and the suitability for processing milk into cheese. In the last decade,
due to the increase in the international milktrade, the interpretation of
these terms has been expanded to include hygienic control.

1. Milk composition

Milk composition is a basic requirement for the evaluation of the efficiency
of transformation of feed into milk and determines the suitability of milk
to be processed into further products. A large amount of literature is
available on this subject, and it continues to be important, due to the
numerous factors involved in determining the amount of milk produced by
animals, the protein and fat content, and its hygienic quality.

The main factor determining milk composition is the breed of the lactating
animals, but also the environment and pastures play an important role. For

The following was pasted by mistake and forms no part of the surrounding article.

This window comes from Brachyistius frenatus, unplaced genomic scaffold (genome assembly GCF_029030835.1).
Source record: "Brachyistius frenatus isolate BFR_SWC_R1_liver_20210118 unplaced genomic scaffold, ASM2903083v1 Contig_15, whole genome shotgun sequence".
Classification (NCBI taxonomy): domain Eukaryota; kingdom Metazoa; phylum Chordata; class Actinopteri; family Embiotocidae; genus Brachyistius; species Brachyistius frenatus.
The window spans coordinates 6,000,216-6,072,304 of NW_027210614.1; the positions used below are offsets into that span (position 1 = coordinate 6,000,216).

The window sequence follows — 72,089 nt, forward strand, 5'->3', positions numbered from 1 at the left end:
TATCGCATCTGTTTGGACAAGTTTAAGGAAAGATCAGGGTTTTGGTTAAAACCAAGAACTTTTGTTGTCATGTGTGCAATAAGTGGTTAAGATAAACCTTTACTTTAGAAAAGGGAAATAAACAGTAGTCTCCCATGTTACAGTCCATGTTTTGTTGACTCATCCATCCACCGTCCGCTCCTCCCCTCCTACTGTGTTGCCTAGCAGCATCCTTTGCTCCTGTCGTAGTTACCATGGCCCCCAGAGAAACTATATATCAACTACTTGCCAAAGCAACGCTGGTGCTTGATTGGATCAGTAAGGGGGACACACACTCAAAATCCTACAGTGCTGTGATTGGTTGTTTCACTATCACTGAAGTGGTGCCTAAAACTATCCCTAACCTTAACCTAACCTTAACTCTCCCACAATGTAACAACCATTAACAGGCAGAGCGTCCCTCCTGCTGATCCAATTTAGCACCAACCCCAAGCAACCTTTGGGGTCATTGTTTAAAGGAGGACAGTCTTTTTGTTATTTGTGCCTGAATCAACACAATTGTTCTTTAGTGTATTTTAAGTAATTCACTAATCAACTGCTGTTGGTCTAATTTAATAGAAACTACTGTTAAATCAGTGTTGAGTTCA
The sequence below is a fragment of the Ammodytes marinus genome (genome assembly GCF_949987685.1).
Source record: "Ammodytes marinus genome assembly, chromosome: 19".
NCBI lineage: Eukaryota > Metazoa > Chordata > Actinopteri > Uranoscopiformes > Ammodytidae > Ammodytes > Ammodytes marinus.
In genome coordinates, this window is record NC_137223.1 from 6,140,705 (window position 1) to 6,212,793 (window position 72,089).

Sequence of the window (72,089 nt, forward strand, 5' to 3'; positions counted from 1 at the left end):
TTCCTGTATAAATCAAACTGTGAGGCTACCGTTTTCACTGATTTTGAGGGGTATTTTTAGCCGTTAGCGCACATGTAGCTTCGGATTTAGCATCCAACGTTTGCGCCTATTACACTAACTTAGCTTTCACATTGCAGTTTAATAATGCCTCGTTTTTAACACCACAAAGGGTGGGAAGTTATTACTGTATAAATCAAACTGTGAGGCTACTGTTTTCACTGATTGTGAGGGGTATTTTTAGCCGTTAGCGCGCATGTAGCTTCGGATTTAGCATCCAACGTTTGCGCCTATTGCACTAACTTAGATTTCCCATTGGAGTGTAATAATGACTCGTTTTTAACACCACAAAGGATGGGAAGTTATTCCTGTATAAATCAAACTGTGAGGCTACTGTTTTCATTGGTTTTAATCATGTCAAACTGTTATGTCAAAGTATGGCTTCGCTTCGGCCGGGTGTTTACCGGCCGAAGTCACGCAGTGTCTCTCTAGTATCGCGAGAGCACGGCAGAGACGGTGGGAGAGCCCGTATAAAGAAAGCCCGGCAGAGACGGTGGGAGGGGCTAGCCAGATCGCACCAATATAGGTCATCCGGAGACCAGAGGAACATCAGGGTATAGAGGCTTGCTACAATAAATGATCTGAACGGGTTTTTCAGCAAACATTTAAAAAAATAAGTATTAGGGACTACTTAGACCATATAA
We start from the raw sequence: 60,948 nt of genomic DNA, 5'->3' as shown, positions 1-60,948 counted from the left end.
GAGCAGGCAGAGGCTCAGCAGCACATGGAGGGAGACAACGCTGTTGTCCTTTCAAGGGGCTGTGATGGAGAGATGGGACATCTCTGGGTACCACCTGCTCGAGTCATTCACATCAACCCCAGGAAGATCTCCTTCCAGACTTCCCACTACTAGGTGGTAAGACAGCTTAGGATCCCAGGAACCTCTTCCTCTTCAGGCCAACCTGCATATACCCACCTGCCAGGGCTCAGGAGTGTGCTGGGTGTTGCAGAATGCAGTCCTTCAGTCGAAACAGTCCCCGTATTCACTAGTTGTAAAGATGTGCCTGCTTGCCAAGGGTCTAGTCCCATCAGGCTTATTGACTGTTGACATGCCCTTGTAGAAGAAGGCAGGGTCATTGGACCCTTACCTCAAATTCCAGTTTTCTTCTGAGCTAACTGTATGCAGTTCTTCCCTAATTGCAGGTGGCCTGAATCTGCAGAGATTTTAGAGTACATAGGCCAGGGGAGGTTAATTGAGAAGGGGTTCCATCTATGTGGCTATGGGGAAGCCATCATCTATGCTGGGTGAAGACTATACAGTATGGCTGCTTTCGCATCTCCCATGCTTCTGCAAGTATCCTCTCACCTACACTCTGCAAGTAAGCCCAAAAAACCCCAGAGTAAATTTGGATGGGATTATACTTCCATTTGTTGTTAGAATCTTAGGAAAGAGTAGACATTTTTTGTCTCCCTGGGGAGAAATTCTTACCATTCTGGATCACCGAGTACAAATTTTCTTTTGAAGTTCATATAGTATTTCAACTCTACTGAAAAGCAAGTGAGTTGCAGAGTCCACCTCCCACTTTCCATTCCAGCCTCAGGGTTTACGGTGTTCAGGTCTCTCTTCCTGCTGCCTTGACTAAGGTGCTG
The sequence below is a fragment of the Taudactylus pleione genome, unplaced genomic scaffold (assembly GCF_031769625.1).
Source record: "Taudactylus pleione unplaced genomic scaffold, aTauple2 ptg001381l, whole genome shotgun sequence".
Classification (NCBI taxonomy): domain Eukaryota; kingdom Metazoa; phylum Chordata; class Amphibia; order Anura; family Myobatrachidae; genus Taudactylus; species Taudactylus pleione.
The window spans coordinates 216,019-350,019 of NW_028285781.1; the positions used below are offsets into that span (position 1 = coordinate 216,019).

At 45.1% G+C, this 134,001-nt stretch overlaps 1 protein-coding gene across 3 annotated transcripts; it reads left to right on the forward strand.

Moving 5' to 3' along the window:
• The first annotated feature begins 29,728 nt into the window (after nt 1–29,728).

example in Italy, which is a country with a large variety of geographical
environments, milk composition can vary significantly with the season and
with the location. On flatlands, such as the Province of Cremona, which has the highest number of lactating cows in the country, the protein content is on average 3.26% and the fat content is 3.56%. In the province of Bolzano, mainly mountainous, the average fat content is 3.42 and 4.05% respectively. In southern regions, like Sicily, the average is 3.24 and 3.44%
respectively. The production for a single cow also varies significantly: an
average of 8.5 t per lactation in Cremona, versus an average 4.2 t in

2.  Milk testing and quality control

2.1  Milk testing and quality control at farm level

Farmers do not carry out direct measurements on the composition of milk.
However, they are able to evaluate the sanitary conditions of the animals
and should be able to detect the presence of mastitis, the major enemy on
the dairy farm.  Mastitis results in a reduction in fat and protein and the